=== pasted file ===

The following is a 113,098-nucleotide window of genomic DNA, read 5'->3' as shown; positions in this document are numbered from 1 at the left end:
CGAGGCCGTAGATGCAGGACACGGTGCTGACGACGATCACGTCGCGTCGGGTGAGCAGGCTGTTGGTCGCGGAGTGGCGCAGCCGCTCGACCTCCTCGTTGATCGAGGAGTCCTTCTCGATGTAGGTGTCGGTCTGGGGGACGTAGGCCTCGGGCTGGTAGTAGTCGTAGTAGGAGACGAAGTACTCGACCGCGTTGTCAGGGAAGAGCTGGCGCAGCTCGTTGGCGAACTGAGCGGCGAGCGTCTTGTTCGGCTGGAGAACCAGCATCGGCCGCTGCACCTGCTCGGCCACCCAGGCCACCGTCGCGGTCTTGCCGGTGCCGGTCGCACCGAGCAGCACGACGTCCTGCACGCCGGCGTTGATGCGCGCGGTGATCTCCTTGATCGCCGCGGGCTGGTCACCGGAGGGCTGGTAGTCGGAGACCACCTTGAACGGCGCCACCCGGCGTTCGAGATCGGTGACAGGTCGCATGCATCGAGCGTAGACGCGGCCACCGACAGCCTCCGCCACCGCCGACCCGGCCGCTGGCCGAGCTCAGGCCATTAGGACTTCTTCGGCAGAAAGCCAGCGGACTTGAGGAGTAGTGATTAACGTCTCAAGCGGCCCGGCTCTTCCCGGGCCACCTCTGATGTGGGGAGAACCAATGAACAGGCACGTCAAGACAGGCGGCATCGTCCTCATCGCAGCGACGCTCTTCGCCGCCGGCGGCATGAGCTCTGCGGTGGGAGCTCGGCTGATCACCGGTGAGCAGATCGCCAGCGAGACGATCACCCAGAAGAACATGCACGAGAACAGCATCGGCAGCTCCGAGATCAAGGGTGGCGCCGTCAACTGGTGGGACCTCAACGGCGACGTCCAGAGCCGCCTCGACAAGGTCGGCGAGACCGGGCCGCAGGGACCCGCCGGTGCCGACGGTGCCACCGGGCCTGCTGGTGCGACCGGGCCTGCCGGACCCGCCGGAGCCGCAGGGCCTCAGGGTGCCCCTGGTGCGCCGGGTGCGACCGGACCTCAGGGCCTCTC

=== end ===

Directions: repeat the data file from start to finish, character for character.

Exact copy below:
The following is a 113,098-nucleotide window of genomic DNA, read 5'->3' as shown; positions in this document are numbered from 1 at the left end:
CGAGGCCGTAGATGCAGGACACGGTGCTGACGACGATCACGTCGCGTCGGGTGAGCAGGCTGTTGGTCGCGGAGTGGCGCAGCCGCTCGACCTCCTCGTTGATCGAGGAGTCCTTCTCGATGTAGGTGTCGGTCTGGGGGACGTAGGCCTCGGGCTGGTAGTAGTCGTAGTAGGAGACGAAGTACTCGACCGCGTTGTCAGGGAAGAGCTGGCGCAGCTCGTTGGCGAACTGAGCGGCGAGCGTCTTGTTCGGCTGGAGAACCAGCATCGGCCGCTGCACCTGCTCGGCCACCCAGGCCACCGTCGCGGTCTTGCCGGTGCCGGTCGCACCGAGCAGCACGACGTCCTGCACGCCGGCGTTGATGCGCGCGGTGATCTCCTTGATCGCCGCGGGCTGGTCACCGGAGGGCTGGTAGTCGGAGACCACCTTGAACGGCGCCACCCGGCGTTCGAGATCGGTGACAGGTCGCATGCATCGAGCGTAGACGCGGCCACCGACAGCCTCCGCCACCGCCGACCCGGCCGCTGGCCGAGCTCAGGCCATTAGGACTTCTTCGGCAGAAAGCCAGCGGACTTGAGGAGTAGTGATTAACGTCTCAAGCGGCCCGGCTCTTCCCGGGCCACCTCTGATGTGGGGAGAACCAATGAACAGGCACGTCAAGACAGGCGGCATCGTCCTCATCGCAGCGACGCTCTTCGCCGCCGGCGGCATGAGCTCTGCGGTGGGAGCTCGGCTGATCACCGGTGAGCAGATCGCCAGCGAGACGATCACCCAGAAGAACATGCACGAGAACAGCATCGGCAGCTCCGAGATCAAGGGTGGCGCCGTCAACTGGTGGGACCTCAACGGCGACGTCCAGAGCCGCCTCGACAAGGTCGGCGAGACCGGGCCGCAGGGACCCGCCGGTGCCGACGGTGCCACCGGGCCTGCTGGTGCGACCGGGCCTGCCGGACCCGCCGGAGCCGCAGGGCCTCAGGGTGCCCCTGGTGCGCCGGGTGCGACCGGACCTCAGGGCCTCTC